Ground Penetrating Radar (GRP) Survey

Ground Penetrating Radar (GPR) is the general term applied to survey methods employing high-frequency electromagnetic waves to map below-ground lithology or buried objects. GPR methods are both high-resolution and highly site specific, which means they can produce excellent results but only in specific conditions.

EXACT has completed radar surveys of objects at depths from 2 inches to 15 meters under the right conditions. A variety of modern computer-driven instruments are used depending on the project.

Ground Penetrating Radar is among the high-resolution geophysical techniques available for shallow engineering and environmental projects. As such, GPR profiles are spectacularly revealing when successful (i.e. detection of gas pipes, cable, concrete, etc.).

A GPR survey involves using a specialized antenna to focus electromagnetic pulses (radar signals) of short duration into the ground. These signals propagate and are then reflected by discontinuities or interfaces in soil materials and return to be detected by a receiver antenna. The reflected signals are processed and displayed on a graphic recorder. The time axis is converted to depth by an estimated velocity function. As the antenna is moved along the surface, this display results in a cross-section record of distance traveled vs. depth (time) of the reflected radar signatures.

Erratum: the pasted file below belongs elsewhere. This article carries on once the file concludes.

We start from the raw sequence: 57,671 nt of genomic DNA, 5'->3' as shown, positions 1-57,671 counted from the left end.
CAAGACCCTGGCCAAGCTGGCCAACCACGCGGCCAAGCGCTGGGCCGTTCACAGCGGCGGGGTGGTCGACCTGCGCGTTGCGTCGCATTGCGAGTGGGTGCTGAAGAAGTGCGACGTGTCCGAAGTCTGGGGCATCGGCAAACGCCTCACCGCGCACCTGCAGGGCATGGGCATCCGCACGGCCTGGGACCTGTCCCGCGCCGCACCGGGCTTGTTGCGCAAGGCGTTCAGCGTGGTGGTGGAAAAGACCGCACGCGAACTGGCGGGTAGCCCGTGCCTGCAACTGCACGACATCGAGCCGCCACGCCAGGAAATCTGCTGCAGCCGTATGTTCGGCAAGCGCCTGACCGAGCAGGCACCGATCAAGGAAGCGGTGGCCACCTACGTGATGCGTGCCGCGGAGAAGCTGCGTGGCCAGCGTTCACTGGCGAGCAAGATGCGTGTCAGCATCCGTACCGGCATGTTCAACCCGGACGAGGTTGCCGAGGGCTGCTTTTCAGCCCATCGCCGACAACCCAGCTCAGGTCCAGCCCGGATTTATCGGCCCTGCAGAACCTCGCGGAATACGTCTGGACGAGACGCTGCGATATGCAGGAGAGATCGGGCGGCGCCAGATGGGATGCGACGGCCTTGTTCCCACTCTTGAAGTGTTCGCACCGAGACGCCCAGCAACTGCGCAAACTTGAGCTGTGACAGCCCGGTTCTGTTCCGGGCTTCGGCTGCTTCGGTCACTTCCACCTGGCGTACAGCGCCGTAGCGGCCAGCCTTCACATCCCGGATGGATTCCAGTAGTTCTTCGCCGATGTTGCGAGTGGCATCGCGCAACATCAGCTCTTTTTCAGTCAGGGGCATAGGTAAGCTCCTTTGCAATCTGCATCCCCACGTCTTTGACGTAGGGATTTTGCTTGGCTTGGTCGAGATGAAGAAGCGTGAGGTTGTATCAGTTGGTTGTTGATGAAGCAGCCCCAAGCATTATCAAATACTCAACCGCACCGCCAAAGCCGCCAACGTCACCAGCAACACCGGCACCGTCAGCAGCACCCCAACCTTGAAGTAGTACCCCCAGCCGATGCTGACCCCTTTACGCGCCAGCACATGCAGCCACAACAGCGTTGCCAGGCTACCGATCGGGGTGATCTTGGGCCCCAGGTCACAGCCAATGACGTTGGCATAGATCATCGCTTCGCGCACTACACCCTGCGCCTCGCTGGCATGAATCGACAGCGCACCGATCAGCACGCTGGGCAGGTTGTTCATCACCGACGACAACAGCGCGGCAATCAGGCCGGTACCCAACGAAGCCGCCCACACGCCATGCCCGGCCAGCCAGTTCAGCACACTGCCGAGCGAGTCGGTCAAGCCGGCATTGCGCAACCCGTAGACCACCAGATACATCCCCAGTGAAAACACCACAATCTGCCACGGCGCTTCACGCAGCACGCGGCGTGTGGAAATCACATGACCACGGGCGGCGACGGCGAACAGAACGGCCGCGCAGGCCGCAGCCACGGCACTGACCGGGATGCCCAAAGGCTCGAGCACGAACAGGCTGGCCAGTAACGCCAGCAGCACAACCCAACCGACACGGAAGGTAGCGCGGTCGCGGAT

Colored cross-sections with interpreted locations of discovered subsurface objects are delivered. When the targets are three-dimensional, colored time-slice maps may be constructed. More sophisticated beam-forming approaches are available. A plan map of the project with cultural features and a narrative discussion of the work are sometimes included in the report.

Geoelectrical (IP & Resistivity)

Resistivity and Induced Polarization (IP) are commonly-used geophysical survey methods for measuring the electrical properties of subsurface rock. Both measurements are made by introducing a controlled electrical current into the ground using two current electrodes, thus energizing the ground, and then measuring the induced potential-field gradient voltage at (between) two non-polarizable receiver electrodes.

The distance between the pair of current electrodes and the pair of potential-field electrodes determines the depth of investigation (the measured data). The resulting voltages as a function of time (time-domain IP/TDIP), are recorded digitally and analyzed for the “induced polarization” effect. The measured IP phase indicates the ability of rocks to briefly hold an electrical charge after the transmitted voltage is turned off.

Electrical properties of the ground can be calculated from comparing the transmitted signal to the received signal. Ground resistivity (ability to conduct an electrical current) affects the strength of the received signal. A change in induced polarization (ability of ground material to polarize at interfaces) affects the shape or timing of the received waveform. When plotted, these properties reveal valuable information about faults, fractures, geologic structures, mineralization, and groundwater porosity for subsurface modeling.